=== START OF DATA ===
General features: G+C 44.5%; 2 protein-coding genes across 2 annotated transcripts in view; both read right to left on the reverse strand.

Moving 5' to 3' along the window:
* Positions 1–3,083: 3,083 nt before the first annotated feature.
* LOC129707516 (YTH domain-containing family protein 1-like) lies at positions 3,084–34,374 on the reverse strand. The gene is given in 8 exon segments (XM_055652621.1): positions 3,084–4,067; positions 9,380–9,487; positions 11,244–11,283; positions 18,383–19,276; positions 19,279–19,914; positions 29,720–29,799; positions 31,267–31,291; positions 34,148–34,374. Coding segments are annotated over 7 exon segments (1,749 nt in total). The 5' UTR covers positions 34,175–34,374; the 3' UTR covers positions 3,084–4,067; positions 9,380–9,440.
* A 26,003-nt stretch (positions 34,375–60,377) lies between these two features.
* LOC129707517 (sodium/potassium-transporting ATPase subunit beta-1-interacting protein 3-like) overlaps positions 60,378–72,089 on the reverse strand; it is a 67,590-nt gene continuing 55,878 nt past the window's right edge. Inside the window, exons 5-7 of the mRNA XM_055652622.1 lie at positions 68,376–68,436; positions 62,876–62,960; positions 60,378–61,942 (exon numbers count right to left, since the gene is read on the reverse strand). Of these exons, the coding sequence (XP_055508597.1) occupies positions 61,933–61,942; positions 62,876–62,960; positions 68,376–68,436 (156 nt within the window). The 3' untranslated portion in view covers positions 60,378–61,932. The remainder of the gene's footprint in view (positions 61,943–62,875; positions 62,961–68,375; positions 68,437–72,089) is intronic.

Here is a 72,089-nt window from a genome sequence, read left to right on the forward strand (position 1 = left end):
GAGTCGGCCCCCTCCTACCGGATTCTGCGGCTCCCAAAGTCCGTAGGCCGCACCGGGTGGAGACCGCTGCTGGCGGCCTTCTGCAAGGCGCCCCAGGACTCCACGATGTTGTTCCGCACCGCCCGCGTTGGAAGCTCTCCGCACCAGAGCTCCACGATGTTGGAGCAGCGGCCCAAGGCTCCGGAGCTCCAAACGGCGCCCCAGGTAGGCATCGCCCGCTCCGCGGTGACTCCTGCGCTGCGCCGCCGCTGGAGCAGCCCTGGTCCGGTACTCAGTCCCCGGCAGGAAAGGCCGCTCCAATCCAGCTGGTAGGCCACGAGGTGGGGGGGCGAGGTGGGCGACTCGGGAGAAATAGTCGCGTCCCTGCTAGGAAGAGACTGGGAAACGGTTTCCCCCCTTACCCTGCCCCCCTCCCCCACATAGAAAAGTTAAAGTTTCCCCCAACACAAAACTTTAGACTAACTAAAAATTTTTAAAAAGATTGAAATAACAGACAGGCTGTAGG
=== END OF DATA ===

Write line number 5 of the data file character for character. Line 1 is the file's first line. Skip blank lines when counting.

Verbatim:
* A 26,003-nt stretch (positions 34,375–60,377) lies between these two features.